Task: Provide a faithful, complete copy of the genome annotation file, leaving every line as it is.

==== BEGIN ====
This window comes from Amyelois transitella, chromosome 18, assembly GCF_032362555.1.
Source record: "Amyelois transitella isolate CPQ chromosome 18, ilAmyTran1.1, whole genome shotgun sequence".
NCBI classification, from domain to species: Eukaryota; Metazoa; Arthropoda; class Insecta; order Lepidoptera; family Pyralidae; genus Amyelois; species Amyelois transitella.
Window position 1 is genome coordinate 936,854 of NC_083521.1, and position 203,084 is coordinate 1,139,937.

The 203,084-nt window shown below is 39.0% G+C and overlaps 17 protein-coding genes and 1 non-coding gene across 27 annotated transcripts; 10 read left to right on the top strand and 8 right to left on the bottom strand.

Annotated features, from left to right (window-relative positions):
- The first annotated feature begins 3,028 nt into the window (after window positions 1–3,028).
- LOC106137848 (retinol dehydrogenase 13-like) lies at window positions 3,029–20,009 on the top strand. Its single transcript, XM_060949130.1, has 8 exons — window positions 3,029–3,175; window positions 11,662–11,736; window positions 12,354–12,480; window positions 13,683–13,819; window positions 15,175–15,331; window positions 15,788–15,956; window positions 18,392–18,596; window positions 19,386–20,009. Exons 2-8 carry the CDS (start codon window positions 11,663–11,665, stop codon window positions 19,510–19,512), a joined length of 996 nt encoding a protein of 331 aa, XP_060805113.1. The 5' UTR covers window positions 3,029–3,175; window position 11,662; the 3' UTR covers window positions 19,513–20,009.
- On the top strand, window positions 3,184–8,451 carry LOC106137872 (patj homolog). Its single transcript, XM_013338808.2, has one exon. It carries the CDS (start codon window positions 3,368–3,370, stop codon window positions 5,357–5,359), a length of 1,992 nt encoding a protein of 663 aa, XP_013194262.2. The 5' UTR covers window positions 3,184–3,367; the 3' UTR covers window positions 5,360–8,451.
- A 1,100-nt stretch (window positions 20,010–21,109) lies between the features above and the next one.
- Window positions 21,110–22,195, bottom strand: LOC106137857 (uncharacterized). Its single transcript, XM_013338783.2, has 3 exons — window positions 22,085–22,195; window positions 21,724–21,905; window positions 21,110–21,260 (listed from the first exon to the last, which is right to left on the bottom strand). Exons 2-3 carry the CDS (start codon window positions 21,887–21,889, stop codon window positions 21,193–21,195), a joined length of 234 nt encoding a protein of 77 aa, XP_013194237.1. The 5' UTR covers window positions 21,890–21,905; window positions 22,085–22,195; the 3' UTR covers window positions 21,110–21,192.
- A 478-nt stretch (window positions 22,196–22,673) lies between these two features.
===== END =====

This window comes from Amyelois transitella, chromosome 18, assembly GCF_032362555.1.
Source record: "Amyelois transitella isolate CPQ chromosome 18, ilAmyTran1.1, whole genome shotgun sequence".
NCBI classification, from domain to species: Eukaryota; Metazoa; Arthropoda; class Insecta; order Lepidoptera; family Pyralidae; genus Amyelois; species Amyelois transitella.
Window position 1 is genome coordinate 936,854 of NC_083521.1, and position 203,084 is coordinate 1,139,937.

The 203,084-nt window shown below is 39.0% G+C and overlaps 17 protein-coding genes and 1 non-coding gene across 27 annotated transcripts; 10 read left to right on the top strand and 8 right to left on the bottom strand.

Annotated features, from left to right (window-relative positions):
- The first annotated feature begins 3,028 nt into the window (after window positions 1–3,028).
- LOC106137848 (retinol dehydrogenase 13-like) lies at window positions 3,029–20,009 on the top strand. Its single transcript, XM_060949130.1, has 8 exons — window positions 3,029–3,175; window positions 11,662–11,736; window positions 12,354–12,480; window positions 13,683–13,819; window positions 15,175–15,331; window positions 15,788–15,956; window positions 18,392–18,596; window positions 19,386–20,009. Exons 2-8 carry the CDS (start codon window positions 11,663–11,665, stop codon window positions 19,510–19,512), a joined length of 996 nt encoding a protein of 331 aa, XP_060805113.1. The 5' UTR covers window positions 3,029–3,175; window position 11,662; the 3' UTR covers window positions 19,513–20,009.
- On the top strand, window positions 3,184–8,451 carry LOC106137872 (patj homolog). Its single transcript, XM_013338808.2, has one exon. It carries the CDS (start codon window positions 3,368–3,370, stop codon window positions 5,357–5,359), a length of 1,992 nt encoding a protein of 663 aa, XP_013194262.2. The 5' UTR covers window positions 3,184–3,367; the 3' UTR covers window positions 5,360–8,451.
- A 1,100-nt stretch (window positions 20,010–21,109) lies between the features above and the next one.
- Window positions 21,110–22,195, bottom strand: LOC106137857 (uncharacterized). Its single transcript, XM_013338783.2, has 3 exons — window positions 22,085–22,195; window positions 21,724–21,905; window positions 21,110–21,260 (listed from the first exon to the last, which is right to left on the bottom strand). Exons 2-3 carry the CDS (start codon window positions 21,887–21,889, stop codon window positions 21,193–21,195), a joined length of 234 nt encoding a protein of 77 aa, XP_013194237.1. The 5' UTR covers window positions 21,890–21,905; window positions 22,085–22,195; the 3' UTR covers window positions 21,110–21,192.
- A 478-nt stretch (window positions 22,196–22,673) lies between these two features.